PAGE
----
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Wind Raker reaction post

So now I'm hearing from the first people to finish Wind Raker! I'd love to hear what you thought -- character developments, Mitch, Stasi, Jerry and Willi, Pelley's plot, everything!

Spoilers in comments!

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( 6 comments — Leave a comment )
hand2hand
Feb. 10th, 2015 09:12 pm (UTC)
I couldn't put it down. I loved Bea, and I loved how Stasi grappled with the kids. I loved Willi. Also, having been to Hawaii, I think you captured the feel of the place beautifully. I thought the pacing was wonderful, and I love the descriptions of the magic. Alma's memories during the ceremony were so compelling. I actually cried!!!

My favorite bits? You know me -- my favorite parts were Mitch's and Jerry's memories of Gil. I love all the Gil flashbacks in these books. :D.

Great addition to the series. I'm totally hooked and will be rereading them all going forward.

Thank you so much for writing.
jo_graham
Feb. 11th, 2015 04:20 pm (UTC)
Your comment makes me so happy! I'm glad you loved Bea, as I couldn't wait to write her. Stasi -- dear Stasi. The kids are hard, and yet this is a thing worth doing. And Jerry, oh he has his hands full! He didn't expect this thing with Willi to get serious, and now it has and what's he going to do about it? The ghost of Gil is laughing indeed!

I'm glad Hawaii worked for you. Melissa has been but I haven't, and so I was working a lot off Beatrice's daughter's memoir of growing up. That's where the description of the interior of the Bishop Museum came from, among other things.

The magic and Alma's memory -- that's my scene! I'm so pleased you liked it. I'm so pleased you cried? Yes, actually. What did you think of genderswapped Alma and Mitch having been married? I'm wondering if they'll make an appearance in the Elza books. I don't think we'll actually see the scene in Alma's memory from Ney's pov in the book.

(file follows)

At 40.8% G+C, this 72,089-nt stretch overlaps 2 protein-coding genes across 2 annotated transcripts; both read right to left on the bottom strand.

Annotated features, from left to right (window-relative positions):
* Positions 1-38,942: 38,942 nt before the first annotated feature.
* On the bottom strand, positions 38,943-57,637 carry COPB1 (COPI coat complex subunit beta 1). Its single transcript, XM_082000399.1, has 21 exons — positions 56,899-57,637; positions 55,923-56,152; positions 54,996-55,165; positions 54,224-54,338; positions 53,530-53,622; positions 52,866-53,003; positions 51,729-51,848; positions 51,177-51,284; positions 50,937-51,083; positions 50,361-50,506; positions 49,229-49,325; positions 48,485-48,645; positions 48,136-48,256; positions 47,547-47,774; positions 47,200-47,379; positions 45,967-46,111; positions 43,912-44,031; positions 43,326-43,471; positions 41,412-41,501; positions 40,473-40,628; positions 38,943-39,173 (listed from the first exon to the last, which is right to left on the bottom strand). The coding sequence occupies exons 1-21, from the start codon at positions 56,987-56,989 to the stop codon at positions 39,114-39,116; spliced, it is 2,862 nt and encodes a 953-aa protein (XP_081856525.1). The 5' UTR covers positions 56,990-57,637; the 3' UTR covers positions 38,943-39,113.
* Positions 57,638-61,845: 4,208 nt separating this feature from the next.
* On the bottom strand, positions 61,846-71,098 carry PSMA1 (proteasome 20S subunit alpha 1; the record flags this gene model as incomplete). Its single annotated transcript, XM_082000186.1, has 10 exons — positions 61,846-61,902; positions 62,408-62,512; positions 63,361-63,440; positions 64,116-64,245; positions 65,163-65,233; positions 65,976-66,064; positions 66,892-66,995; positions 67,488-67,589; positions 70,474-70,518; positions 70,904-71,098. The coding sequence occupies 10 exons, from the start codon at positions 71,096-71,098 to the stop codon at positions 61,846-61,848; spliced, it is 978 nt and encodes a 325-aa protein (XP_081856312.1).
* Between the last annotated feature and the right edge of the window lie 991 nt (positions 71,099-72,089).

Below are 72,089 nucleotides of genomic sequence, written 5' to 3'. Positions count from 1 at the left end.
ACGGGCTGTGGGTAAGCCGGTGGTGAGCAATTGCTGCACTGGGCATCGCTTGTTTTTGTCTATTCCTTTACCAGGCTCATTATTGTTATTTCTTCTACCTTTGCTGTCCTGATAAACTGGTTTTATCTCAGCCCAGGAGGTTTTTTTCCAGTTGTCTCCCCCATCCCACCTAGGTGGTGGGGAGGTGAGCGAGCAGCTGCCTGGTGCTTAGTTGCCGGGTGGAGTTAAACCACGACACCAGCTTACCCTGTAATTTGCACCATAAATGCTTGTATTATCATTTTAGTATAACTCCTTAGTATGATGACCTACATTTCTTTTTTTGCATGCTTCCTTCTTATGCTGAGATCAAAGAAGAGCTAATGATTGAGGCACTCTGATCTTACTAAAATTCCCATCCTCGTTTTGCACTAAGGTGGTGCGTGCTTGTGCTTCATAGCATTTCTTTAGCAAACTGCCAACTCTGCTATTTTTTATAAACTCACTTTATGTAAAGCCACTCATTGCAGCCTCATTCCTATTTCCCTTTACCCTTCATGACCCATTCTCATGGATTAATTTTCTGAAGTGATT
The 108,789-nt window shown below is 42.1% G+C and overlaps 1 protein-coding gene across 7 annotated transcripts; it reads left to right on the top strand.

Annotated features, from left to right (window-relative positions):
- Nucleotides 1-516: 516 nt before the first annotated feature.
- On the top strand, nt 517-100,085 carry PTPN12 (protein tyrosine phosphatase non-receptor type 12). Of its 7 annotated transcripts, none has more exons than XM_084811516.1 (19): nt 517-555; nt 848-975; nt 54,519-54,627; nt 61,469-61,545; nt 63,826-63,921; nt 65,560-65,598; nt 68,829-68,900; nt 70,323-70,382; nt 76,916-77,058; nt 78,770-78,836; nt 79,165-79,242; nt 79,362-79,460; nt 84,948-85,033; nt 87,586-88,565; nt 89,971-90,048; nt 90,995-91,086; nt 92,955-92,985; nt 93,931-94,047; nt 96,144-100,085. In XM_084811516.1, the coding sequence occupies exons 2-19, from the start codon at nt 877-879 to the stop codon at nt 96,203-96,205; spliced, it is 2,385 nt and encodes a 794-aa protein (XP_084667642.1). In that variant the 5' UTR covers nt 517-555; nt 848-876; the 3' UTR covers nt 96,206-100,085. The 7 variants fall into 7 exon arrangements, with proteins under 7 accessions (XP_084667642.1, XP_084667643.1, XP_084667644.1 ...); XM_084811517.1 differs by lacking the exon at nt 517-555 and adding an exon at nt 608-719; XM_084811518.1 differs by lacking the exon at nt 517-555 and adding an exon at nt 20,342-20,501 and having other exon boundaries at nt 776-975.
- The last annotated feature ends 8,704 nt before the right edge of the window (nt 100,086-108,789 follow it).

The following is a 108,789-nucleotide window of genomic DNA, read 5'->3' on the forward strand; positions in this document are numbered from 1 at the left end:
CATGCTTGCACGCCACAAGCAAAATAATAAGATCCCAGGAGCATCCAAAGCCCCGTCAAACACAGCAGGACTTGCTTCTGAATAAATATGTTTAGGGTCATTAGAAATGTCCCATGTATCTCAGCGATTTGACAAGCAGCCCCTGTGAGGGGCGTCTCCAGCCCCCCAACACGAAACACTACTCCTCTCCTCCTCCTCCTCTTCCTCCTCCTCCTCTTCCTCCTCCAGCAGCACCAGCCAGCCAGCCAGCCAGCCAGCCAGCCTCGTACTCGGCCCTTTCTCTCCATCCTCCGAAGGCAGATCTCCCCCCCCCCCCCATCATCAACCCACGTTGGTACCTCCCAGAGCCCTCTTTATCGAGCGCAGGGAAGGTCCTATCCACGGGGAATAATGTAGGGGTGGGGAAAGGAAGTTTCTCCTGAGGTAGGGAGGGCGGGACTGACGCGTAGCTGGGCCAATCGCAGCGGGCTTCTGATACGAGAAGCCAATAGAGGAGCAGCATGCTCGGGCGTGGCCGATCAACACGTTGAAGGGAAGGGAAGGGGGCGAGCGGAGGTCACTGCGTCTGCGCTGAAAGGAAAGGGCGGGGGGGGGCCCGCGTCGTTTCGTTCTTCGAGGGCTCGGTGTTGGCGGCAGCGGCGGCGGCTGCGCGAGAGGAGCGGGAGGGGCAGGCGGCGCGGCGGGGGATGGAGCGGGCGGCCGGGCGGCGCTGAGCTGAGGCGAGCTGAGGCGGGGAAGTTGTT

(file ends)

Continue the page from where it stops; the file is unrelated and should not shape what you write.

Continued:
I'm delighted you liked the Gil flashbacks too! I wrote Mitch's, and I thought it was time we saw Gil in a context that wasn't his relationship with Jerry and Alma.

So what do you hope happens in the next book?
hand2hand
Feb. 11th, 2015 11:34 pm (UTC)
I had no problem with the idea that Alma and Mitch had been different sexes in the past, and had been married. That makes perfect sense as a facet of how reincarnation works in this universe.

Going forward I personally would like to see more about Lewis and Alma and their actual roles as parents of Dora. I think you kind of underplayed that in this book, but that said, I understand that Alma must really struggle with her role as a mom because of the societal pressures she faces. But I know that becoming parents must have been huge for the two of them, and I would like to see more of that.

I am also pretty sure that Lewis is going to get called by Diana at some point, which breaks my heart but which I believe you all have set up as a necessity in this series. So seeing them as parents, as a family, before that happens would be really important to me.

Other than that? My hugely selfish personal dream is that eventually you write a prequel where Gil is still alive, but also I understand that that is most likely not in the cards, given the arc of this series. And I'm fine with that!

Basically I'm in love with the series and the characters and I can't wait to see what you do next. I love all the period historical stuff, especially New York; I love how you handle all the magic, and I'm sold.

Thank you again for all the wonderful stories.
jo_graham
Feb. 12th, 2015 11:51 am (UTC)
I think being parents is huge for Alma and Lewis, yes. Alma does face a lot of social pressures, but not nearly as many as she would twenty years later. There's a lot of propaganda that American women in "the past" were all 1950s housewives, but that's not actually true before the 1950s! In the 1930s both of my middle class grandmothers worked, one as an elementary school teacher and one as a bookkeeper who later became a CPA. I think that's one really important thing that historical fiction can tell us -- it can find the real past behind the propaganda.